Why is left handedness so puzzling? It only accounts for 12% of the world's population. Yet, so many famous people have been left handed as well as five out of our last seven presidents to Einstein to the first man on the moon. What is it, genetically speaking, about left handedness, that explains this phenomenon?
To begin, the left handed origins have been observed in Neanderthals. Scientists studied the grooves in their teeth from them scratches they made while carving their food up and found that one in every ten Neanderthal scratched their teeth towards the left side. This can give us some insight as to how long the genes have influenced left handedness. However, scientists still do not understand what genes and how many are in play to cause left handedness.
We do have a clue as to how it affects left handed people, however. Left handedness and intelligence seem to go hand in hand. Left handers disproportionately make up the small amount of people with a genius iq. For example, twenty percent of Mensa members (society where one must have a high iq) are left handed. For only about ten percent of left handed people making up the population, this is an interesting fact. There are some drawbacks to being left handed, however. 40% of schizophrenic people are left handed. Scientists believe this happens to left handed people who have equal access to both sides of the brain. This can cause complex messages to the brain that can result in misconnections in neural networks and thus causing the symptoms of schizophrenia. The science is not in on this yet, however.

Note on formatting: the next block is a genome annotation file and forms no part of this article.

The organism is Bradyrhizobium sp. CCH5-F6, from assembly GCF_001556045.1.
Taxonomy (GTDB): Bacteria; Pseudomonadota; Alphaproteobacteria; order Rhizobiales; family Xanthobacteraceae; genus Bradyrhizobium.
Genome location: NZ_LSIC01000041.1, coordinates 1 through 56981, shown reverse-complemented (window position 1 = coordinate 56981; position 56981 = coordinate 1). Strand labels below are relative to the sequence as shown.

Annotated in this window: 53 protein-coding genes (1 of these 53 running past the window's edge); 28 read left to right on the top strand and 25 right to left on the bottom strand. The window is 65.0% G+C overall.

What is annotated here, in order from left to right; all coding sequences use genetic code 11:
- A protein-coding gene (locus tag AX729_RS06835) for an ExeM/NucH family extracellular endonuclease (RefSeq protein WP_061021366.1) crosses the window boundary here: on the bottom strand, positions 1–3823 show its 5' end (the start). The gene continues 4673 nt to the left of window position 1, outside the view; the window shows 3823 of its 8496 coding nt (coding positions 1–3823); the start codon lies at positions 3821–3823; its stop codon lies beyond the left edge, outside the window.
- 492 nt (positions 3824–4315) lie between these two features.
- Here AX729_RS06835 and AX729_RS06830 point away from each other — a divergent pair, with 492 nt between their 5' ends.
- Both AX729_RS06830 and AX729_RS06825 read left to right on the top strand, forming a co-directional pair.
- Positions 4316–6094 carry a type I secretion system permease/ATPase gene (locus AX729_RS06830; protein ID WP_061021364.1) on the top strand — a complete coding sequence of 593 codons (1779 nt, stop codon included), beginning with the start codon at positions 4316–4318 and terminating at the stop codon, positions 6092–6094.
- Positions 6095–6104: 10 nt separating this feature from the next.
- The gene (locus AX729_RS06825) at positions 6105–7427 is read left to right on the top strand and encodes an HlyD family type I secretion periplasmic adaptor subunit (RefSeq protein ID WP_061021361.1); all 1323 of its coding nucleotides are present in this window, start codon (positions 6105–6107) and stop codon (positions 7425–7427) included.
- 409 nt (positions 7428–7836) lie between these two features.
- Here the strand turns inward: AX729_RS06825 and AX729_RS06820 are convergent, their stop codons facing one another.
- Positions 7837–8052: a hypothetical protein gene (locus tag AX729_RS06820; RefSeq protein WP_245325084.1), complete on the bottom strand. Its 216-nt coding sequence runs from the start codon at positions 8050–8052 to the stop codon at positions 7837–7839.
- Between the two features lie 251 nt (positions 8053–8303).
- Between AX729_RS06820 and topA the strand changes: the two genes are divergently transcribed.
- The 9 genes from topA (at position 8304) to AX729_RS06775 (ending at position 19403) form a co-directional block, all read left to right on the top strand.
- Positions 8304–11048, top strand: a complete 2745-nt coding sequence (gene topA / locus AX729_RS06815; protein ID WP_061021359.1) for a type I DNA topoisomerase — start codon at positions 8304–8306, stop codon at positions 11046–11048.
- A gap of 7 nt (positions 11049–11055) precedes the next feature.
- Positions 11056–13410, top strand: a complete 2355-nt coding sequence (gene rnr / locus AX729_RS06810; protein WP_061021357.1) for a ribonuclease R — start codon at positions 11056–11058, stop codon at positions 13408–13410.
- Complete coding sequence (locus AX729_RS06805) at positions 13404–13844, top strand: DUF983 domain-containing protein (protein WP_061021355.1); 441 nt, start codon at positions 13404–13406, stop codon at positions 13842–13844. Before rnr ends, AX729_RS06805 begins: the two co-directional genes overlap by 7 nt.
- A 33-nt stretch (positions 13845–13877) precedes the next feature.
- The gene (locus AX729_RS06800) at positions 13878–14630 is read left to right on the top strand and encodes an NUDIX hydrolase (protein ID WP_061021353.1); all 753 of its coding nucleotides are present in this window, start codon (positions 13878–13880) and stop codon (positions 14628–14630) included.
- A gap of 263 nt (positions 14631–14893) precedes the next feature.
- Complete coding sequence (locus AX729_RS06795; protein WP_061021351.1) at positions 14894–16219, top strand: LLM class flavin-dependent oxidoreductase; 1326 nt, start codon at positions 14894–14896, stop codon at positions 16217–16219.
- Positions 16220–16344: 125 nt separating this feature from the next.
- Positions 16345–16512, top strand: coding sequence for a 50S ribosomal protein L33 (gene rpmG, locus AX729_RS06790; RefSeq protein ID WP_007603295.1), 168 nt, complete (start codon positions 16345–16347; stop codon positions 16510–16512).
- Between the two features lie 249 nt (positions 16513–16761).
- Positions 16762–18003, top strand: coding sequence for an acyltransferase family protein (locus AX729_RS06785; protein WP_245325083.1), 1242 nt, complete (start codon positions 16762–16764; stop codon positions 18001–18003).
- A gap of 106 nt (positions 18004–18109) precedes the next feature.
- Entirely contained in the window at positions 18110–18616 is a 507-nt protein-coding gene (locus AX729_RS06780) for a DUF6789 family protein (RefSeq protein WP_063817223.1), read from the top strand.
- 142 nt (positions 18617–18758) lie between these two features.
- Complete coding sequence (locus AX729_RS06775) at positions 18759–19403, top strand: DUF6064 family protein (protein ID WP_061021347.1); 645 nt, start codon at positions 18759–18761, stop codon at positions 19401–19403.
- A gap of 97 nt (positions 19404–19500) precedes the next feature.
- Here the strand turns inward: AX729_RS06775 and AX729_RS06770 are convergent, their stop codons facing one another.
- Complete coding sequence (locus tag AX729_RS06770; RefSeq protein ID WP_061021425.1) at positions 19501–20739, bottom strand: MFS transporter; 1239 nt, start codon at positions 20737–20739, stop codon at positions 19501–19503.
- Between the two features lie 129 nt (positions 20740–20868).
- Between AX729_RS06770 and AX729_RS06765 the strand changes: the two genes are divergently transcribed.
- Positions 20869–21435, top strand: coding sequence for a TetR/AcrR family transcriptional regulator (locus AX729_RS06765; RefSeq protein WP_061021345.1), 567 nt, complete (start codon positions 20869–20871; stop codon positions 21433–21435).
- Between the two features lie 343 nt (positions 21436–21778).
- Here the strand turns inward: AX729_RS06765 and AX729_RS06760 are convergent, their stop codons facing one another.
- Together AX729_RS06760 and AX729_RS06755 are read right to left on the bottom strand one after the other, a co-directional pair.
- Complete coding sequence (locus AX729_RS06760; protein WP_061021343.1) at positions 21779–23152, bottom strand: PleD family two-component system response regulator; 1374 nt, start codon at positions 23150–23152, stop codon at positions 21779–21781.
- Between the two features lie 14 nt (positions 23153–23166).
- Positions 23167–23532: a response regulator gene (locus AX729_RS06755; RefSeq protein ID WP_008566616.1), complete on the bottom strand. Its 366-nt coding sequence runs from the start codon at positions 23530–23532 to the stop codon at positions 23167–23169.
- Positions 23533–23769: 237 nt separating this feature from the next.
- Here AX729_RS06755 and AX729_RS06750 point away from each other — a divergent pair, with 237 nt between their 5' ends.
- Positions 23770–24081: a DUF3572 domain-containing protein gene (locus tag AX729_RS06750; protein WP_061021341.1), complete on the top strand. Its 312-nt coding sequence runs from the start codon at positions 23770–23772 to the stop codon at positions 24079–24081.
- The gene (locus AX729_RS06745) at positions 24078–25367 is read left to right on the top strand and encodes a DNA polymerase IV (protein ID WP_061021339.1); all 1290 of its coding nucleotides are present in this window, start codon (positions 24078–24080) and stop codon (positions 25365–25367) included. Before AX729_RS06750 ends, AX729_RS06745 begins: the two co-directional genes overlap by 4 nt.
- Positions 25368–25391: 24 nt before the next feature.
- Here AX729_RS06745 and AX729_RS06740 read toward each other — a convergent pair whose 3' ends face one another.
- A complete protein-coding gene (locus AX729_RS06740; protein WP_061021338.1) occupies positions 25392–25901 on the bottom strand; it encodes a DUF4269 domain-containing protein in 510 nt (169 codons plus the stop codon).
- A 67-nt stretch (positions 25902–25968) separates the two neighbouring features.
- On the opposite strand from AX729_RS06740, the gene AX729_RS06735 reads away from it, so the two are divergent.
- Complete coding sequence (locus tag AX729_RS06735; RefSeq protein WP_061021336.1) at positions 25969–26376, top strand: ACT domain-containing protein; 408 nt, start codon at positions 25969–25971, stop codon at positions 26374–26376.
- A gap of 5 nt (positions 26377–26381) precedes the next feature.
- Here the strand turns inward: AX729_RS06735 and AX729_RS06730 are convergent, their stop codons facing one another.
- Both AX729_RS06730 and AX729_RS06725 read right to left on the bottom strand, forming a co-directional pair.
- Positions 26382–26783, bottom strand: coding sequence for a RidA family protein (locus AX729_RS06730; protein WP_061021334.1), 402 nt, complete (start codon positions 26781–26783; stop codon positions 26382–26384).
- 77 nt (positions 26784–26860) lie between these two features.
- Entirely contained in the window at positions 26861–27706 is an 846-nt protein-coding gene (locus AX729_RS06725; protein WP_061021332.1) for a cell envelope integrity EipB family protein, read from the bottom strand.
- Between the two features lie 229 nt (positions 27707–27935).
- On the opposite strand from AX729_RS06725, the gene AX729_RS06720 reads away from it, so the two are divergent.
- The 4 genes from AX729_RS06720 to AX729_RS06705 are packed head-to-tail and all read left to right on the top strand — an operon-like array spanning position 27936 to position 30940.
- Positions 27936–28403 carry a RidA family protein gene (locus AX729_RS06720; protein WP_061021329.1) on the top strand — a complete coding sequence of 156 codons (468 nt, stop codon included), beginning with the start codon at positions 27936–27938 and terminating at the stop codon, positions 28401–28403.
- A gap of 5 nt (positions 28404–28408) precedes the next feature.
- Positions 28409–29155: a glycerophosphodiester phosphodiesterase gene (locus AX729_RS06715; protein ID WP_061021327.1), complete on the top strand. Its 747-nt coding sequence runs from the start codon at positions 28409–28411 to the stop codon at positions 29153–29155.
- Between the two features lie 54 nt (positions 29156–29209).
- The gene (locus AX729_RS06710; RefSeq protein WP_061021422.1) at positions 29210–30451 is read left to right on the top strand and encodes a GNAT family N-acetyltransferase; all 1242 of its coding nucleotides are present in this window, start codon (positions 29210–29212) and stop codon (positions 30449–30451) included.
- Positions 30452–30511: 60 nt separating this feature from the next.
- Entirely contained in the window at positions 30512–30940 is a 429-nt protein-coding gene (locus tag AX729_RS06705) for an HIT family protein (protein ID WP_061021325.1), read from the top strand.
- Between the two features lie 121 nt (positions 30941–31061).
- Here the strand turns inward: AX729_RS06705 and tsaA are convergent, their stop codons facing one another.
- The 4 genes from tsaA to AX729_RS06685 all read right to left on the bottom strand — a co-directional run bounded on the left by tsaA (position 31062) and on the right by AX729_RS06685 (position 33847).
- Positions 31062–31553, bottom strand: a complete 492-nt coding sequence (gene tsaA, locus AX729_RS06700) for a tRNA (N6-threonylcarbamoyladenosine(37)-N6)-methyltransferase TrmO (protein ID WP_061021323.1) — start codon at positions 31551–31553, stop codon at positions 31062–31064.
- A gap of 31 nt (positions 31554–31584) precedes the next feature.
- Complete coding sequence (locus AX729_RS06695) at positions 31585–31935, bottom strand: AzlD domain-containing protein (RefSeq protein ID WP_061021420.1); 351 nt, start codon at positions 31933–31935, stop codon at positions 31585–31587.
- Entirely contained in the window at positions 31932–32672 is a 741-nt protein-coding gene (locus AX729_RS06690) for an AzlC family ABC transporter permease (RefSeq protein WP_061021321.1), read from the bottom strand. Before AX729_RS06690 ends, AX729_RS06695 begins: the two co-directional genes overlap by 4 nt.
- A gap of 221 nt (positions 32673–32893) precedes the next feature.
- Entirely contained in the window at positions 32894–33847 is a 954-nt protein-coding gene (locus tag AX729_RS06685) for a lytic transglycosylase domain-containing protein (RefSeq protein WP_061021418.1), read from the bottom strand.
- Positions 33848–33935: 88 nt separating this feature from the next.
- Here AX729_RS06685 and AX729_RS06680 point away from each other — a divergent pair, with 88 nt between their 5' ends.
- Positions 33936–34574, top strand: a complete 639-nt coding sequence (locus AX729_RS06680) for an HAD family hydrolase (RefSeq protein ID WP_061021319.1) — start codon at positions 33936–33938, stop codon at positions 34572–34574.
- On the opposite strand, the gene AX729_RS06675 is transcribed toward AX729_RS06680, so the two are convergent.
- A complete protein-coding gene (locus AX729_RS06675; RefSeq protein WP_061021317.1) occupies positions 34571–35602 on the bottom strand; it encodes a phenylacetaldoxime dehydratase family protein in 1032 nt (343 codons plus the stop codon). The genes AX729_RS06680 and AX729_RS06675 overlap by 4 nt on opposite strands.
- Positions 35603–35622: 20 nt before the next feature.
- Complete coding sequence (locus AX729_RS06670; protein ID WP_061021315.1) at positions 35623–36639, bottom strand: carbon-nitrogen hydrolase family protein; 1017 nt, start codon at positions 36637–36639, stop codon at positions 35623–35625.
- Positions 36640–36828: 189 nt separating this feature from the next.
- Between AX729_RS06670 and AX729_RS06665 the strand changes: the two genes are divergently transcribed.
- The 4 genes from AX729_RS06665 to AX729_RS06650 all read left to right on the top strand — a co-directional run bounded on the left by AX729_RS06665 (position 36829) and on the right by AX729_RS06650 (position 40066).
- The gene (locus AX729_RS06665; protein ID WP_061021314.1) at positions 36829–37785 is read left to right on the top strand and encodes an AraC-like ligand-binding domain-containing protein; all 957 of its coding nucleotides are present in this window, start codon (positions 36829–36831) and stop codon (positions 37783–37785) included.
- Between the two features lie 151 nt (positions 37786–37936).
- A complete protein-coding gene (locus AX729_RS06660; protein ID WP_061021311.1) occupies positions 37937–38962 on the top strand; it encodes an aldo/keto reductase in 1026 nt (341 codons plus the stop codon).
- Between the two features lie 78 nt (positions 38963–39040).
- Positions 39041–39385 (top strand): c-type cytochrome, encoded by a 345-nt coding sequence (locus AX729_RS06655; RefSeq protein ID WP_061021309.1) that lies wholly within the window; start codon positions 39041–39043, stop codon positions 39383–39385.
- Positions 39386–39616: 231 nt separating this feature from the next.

One thing is for sure. Left handedness should be studied more and understood. Many household names are left handed people that changed the world with their way of thinking. Science could have a breakthrough if they can understand how schizophrenia develops by studying the biological markers in left handed people. In any case, the left handed people are an important anomaly to understand, and essential in shaping our music, politics, and technology.